One sunny day at FS…
Bob: Hey, what's up with that system you're running over there? It doesn't have a video card!
Me: Yeah, I know, I'm using the video that's integrated on the chipset.
Bob: Integrated video! Why?
Me: I figured I'd do an article comparing the integrated video on today's latest chipsets from Intel, VIA, and ALi.
Bob: Yeah, but why would I want integrated video?
Me: It's not for you or me, but our parents! Think of all the times you've had to build systems for your sisters or mom and dad. Wouldn't it be great if you could just build them an inexpensive box that's easy to upgrade? When they're ready for more performance, just throw in a GeForce card or sound board and everything works like a snap.
Bob: Oh yeah! You're right, that would make things so much easier. They can get their word processing/Solitaire on, maybe even a little bit of Starcraft. Then, when they've got a bit more money, throw in a decent video card if they want a little more power.
Me: Yeap, and the system wouldn't cost them anything more than $500 because you don't have to pay for separate sound and video cards. All you need is a CPU, RAM, floppy, CD-ROM, and hard drive to get the basic system up and running.
Bob: Ah, I see. Well, carry on with your testing my FS brother…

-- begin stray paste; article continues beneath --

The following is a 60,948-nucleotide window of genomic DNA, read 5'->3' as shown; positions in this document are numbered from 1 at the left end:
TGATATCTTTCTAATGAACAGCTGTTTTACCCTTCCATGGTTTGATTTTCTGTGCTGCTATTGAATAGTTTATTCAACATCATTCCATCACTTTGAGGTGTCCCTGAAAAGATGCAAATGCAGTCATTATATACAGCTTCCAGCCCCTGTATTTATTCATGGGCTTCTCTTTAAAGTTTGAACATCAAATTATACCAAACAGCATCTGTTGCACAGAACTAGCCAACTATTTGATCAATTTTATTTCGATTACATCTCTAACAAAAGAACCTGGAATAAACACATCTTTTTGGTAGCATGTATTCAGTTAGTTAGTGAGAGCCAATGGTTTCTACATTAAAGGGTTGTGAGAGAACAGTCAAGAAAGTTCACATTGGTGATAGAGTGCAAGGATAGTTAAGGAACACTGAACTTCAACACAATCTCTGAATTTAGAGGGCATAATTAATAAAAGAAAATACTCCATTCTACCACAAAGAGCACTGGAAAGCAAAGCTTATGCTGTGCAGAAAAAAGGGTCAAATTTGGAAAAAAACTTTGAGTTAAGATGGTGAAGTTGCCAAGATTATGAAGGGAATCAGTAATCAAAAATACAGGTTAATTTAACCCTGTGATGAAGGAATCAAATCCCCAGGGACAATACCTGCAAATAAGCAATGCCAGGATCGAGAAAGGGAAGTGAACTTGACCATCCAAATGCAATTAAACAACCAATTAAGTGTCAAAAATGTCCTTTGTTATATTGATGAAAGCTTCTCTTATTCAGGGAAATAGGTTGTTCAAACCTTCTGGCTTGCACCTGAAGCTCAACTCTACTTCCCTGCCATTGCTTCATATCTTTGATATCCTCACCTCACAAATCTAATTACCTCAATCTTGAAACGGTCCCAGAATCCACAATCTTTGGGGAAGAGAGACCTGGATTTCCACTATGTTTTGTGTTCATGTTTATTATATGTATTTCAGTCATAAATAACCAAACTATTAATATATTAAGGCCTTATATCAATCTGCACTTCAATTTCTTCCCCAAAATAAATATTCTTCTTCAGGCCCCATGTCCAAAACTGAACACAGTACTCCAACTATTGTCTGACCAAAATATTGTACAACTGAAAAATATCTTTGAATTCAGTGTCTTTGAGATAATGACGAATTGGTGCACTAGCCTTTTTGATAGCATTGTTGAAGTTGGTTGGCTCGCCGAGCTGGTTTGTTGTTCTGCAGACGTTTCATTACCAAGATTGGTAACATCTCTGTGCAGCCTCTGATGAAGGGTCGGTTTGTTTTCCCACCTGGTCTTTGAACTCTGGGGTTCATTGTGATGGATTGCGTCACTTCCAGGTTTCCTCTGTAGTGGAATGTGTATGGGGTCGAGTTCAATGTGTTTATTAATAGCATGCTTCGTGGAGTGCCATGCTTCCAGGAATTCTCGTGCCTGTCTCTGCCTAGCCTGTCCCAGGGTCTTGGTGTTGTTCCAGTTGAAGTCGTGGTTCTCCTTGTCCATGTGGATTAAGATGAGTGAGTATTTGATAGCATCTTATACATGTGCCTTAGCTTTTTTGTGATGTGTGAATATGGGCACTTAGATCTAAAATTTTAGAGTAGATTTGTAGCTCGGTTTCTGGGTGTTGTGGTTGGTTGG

Okay, maybe he didn't say that part.
Integration. It's coming
With the GeForce 2's and Pentium 4's stealing most of the news headlines, it's pretty easy to forget about the hardware on the low-end of the market. However, with more efficient designs and more advanced manufacturing technologies, an increasing number of components are becoming integrated into each other.
To system manufacturers, these integrated components are an important key to cutting system costs. After all, if you can find one component that performs the same tasks as two or three separate products, you effectively reduce the amount of time it takes to manufacture the system.
Traditionally, system vendors have integrated discrete chips for audio and video on the motherboard itself. As time went on, some chip manufacturers (including NVIDIA) offered solutions with audio and video integrated on a single chip. System manufacturers have used both of these methods throughout their PC lineups to keep system manufacturing costs down.
With newer chipsets such as 815, Aladdin TNT2, and VIA's brand new PM133, this level of integration has been taken to another level -- right down to the system chipset.
Today we're here to wrap up the performance of each of these offerings. Not only did we test the video and office application performance of each of these chipsets with integrated video, we also threw on a GeForce2 MX 3D accelerator to wrap things up. First, lets quickly go over our new combatants.